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I know that the HUBZone price evaluation preference does not apply to cases where all fair and reasonable offers are accepted. However, would it apply to the case of a multi-award full-and-open contract where the evaluation is by LPTA, but where the solicitation sets in advance the number of awards?

Also, does the full force of FAR 19.1307 still apply in cases where clause 52.218-4 was not included in the solicitation?

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Guest Vern Edwards

FAR 19.1307, "Price evaluation preference for HUB Zone small business concerns," says, in pertinent part:

(a) The price evaluation preference for HUBZone small business concerns shall be used in acquisitions conducted using full and open competition. The preference shall not be used—(1) Where price is not a selection factor so that a price evaluation preference would not be considered (e.g., Architect/Engineer acquisitions); or 2) Where all fair and reasonable offers are accepted (e.g., the award of multiple award schedule contracts).

Now, where does that say that it will not apply "to the case of a multi-award full-and-open contract where the evaluation is by LPTA, but where the solicitation sets in advance the number of awards"?

It doesn't. So, why would you suspect that it applies in such a case? Is it the fact that the solicitation sets in advance the number of awards? If so, do you see any mention of that in the regulation? I don't. What have I missed? Is there something in your agency FAR supplement? In other words, what is it that prompted your question?

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From a reading of 19.307, it would appear that there isn't any exclusion for a MATOC. How do you make award to multiple firms using LPTA? Seven awards to the seven lowest priced offers for example?

As to your second question , if it is a required clause, it would be prudent and perhaps necessary to issue an amendment because this could affect both offered prices as well as the effect of the self-performance requirement in said clause. Seems like industry knowing ahead of time of the pricing and self-performance conditions would affect competition strategy, as well as business decisions on whether or not to participate.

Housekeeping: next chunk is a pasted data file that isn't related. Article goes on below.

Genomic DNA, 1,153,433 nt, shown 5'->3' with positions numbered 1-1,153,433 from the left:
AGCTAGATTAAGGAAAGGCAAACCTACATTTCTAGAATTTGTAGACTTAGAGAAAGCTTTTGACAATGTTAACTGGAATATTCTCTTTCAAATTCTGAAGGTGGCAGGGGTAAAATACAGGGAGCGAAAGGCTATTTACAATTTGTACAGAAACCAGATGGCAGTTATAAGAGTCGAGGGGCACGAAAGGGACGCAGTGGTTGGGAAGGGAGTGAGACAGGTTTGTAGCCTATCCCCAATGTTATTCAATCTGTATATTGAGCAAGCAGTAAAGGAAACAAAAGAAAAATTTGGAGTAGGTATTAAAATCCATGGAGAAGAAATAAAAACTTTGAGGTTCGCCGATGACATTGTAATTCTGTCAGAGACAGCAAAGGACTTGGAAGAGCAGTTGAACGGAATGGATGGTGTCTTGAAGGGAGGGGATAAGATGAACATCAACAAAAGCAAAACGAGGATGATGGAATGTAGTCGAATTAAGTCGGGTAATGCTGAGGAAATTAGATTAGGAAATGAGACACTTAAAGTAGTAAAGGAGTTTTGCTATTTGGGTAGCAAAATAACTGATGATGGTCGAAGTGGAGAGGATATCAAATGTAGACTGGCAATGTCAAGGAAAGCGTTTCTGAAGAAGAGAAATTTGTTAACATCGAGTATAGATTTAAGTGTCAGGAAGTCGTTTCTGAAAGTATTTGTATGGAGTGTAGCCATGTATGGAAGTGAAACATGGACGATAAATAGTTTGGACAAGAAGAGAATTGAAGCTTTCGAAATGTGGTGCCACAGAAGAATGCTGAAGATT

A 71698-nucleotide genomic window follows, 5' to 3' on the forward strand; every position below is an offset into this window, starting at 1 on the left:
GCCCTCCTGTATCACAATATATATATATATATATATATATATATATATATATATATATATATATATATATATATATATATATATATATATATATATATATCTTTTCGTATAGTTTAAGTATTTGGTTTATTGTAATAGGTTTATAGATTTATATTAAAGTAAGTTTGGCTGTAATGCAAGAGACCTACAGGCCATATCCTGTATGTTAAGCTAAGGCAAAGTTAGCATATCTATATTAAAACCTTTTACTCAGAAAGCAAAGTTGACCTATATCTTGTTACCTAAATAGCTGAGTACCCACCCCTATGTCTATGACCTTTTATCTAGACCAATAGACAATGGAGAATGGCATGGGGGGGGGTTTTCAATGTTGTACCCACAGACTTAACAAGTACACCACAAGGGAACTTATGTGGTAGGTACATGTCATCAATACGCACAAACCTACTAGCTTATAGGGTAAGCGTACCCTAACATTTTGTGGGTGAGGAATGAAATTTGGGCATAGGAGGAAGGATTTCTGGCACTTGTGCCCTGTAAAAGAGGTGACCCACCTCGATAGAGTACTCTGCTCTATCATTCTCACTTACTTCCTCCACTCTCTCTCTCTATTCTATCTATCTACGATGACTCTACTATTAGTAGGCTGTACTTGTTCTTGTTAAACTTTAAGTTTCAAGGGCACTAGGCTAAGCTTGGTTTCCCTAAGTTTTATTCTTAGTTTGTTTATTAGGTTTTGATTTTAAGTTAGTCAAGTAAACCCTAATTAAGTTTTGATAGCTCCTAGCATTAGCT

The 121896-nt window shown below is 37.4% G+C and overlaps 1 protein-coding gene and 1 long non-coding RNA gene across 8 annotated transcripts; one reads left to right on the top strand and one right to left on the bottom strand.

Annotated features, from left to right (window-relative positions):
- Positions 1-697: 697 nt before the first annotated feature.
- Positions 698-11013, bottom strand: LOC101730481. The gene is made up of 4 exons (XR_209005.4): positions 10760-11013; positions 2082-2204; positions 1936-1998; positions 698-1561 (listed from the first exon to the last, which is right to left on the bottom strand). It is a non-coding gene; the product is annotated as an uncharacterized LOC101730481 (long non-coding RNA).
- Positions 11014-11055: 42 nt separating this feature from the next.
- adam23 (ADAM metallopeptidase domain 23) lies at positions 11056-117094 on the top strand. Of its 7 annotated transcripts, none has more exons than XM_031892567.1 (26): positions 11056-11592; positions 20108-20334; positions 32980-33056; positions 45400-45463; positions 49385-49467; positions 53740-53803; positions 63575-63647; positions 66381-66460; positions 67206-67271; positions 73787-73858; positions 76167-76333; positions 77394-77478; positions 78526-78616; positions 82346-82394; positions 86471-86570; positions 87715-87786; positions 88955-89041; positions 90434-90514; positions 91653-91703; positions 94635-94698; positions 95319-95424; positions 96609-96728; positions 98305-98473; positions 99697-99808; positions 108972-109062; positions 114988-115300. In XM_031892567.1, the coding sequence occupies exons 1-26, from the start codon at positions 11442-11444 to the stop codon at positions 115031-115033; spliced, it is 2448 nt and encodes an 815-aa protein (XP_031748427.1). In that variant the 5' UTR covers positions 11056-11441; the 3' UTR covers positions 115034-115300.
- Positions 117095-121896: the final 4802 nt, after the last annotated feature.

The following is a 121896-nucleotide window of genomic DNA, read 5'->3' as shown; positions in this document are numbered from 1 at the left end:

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Thanks for the replies. Yes, lowest offers.

I did find GAO addressed my second question a few times already, and so I should have checked first before asking. Here is one of them: http://www.gao.gov/products/A82202#mt=e-report

Even mandatory clauses which were not included in a solicitation are not included by force of law if omitted from the solicitation.

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Guest Vern Edwards

Retread:

See QuesTech, Inc., GAO B-255095, 94-1 CPD ¶ 82:

The “Christian Doctrine” provides only for incorporation, by law, of certain mandatory contract clauses into otherwise validly awarded government contracts; it does not stand for the proposition that provisions are similarly incorporated, by law, into solicitations. See, e.g., American Imaging Servs., Inc.—Recon., B–250861.2, Jan. 5, 1993, 93–1 CPD ¶ 13; Data-products New England, Inc. et al., B–246149.3 et al., Feb. 26, 1992, 92–1 CPD ¶ 231; Diemaco, Inc., B–246065, Oct. 31, 1991, 91–2 CPD ¶ 414.

The Court of Federal Claims does not appear to have ruled similarly. However, in an old decision, its predecessor, the U.S. Claims Court, refused to apply the Christian Doctrine to a solicitation. See Grade-Way Construction, Inc, v, U.S., 7 Cl. Ct. 263 (1985).

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